That Bend in the Line

These days of timing chips and finish line cameras it is easy to forget that not so long ago we relied upon simple eyesight to determine the winners of races. We had to put great faith that the person painting a white stripe across the road, or laying down a piece of tape, could do so with unwavering precision, even engineered exactness. The line had to be perfectly perpendicular and arrow straight. The line had to be impartial in application, granting no chance favor to any one rider. The line has always been the one sacrosanct part of any race course.

Often times there is a clear advantage when choosing a line (path of travel) during a sprint finish. Usually that involves seeking any little shelter from a prevailing wind to minimize resistance and maximize speed. Usually, the choice of line has nothing to do with "the line", if you know what I mean. I have taken a few shots of this particular painted line, this single white stripe across eastbound Puddingstone Drive, marking the finish to the weekly Bud's Ride. In none of those other shots did I notice the subtle, yet clear bend to it.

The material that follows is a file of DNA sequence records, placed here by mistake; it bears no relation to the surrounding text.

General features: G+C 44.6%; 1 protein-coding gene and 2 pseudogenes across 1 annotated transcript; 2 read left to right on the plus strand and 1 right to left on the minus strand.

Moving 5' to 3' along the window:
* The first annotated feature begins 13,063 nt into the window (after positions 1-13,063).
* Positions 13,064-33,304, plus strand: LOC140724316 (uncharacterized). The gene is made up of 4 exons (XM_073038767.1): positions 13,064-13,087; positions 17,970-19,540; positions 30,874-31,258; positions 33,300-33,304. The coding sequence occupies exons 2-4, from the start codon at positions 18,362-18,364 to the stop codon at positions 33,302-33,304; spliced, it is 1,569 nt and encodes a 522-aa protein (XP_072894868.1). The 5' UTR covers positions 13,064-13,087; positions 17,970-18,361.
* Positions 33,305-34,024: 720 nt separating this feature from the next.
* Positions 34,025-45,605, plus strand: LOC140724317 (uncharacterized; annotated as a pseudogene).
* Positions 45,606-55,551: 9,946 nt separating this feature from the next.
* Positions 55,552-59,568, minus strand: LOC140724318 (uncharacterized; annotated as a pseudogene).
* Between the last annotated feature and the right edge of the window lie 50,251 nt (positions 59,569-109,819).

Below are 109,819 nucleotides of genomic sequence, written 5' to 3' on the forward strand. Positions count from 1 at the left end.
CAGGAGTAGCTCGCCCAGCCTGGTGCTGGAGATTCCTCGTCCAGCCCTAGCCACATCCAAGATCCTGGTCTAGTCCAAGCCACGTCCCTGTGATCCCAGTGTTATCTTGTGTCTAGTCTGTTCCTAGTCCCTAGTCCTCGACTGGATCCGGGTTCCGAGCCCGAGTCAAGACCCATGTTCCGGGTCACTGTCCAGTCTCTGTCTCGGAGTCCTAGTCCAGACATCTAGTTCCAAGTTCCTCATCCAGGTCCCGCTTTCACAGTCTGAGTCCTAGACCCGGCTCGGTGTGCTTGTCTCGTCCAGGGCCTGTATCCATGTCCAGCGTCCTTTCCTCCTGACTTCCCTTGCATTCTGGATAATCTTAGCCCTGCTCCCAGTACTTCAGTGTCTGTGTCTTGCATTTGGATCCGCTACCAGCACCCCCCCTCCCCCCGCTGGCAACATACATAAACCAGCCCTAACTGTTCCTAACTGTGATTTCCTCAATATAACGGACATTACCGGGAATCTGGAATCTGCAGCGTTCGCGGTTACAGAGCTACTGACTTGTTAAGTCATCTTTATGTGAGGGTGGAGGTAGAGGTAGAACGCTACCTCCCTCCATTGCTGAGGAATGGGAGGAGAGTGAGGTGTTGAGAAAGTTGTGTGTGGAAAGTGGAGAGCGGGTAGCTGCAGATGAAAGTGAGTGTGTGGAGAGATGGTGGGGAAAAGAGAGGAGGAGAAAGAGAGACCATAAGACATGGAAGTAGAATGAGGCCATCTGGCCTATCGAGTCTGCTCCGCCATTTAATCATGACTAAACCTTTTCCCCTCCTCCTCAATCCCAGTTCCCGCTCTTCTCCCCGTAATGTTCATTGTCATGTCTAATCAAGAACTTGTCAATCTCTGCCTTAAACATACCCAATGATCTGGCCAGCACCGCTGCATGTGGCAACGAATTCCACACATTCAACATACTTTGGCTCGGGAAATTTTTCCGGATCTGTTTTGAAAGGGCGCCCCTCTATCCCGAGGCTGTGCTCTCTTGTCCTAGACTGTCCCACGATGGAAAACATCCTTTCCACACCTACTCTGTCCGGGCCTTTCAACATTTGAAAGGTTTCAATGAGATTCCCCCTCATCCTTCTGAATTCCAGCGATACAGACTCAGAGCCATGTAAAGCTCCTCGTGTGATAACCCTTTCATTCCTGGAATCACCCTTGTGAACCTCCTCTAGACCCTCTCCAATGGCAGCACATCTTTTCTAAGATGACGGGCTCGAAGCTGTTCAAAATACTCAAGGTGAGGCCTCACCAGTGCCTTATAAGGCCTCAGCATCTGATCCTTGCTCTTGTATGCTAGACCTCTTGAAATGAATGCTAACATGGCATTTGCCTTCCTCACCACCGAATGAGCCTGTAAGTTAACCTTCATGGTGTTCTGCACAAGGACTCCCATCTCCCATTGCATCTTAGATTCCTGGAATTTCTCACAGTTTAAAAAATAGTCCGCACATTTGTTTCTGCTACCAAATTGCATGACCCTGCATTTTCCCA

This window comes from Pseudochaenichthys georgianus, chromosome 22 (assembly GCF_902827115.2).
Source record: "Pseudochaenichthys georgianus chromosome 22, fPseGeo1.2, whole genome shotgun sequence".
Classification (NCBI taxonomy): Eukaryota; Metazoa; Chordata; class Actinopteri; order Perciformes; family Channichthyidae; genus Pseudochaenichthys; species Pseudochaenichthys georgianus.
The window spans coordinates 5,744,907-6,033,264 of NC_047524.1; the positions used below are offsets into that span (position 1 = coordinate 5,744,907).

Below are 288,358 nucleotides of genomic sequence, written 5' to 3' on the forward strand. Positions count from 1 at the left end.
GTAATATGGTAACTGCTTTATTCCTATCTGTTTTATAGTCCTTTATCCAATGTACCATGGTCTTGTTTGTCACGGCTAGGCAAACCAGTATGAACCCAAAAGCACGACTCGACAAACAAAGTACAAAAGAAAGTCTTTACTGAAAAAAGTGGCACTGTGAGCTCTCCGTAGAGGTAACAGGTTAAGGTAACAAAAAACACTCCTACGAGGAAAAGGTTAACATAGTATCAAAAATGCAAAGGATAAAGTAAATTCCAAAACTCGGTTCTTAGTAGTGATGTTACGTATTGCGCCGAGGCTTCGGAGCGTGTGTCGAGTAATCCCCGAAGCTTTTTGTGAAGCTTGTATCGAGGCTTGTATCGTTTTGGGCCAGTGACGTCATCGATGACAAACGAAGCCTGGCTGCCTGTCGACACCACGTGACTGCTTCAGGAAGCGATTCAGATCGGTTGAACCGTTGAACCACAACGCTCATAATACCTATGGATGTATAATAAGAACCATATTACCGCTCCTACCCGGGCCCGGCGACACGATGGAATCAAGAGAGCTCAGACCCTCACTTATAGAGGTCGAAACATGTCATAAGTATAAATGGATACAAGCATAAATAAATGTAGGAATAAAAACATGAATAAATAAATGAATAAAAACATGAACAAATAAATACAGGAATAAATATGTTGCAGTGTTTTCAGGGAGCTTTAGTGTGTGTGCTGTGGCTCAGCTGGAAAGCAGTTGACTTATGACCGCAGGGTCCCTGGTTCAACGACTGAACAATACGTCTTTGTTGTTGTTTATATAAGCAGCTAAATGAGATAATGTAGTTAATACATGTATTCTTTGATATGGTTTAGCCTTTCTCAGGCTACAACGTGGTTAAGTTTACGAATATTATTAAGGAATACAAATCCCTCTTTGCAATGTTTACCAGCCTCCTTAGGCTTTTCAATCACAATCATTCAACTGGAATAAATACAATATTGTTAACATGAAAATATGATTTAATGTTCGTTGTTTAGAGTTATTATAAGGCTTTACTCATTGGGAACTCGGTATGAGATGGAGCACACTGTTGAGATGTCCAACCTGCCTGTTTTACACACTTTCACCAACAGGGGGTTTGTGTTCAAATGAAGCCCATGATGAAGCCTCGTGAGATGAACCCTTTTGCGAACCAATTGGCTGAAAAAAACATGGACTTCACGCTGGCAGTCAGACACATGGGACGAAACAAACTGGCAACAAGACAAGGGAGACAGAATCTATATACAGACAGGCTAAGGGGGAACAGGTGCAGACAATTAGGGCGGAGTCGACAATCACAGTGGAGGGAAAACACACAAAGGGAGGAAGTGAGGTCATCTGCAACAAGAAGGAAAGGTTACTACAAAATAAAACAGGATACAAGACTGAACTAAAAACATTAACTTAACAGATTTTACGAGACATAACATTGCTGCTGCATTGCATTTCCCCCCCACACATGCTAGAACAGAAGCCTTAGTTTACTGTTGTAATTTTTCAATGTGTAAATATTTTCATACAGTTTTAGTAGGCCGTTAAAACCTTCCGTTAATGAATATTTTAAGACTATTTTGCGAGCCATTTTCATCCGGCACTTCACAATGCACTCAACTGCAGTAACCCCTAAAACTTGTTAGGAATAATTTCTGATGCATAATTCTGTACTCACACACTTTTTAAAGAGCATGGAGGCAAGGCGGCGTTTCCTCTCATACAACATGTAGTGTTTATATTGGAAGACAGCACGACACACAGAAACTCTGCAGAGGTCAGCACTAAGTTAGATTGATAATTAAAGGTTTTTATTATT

If I ever find myself charging along that quarter mile dragstrip of roadway when it matters, I know where my line will be, I know where it will take me, and I know that all things being equal, my front wheel will break that painted plane a fraction of a second sooner than the rider who took a slightly different line - not because I might be faster, but because I know where, and which way, the line bends.


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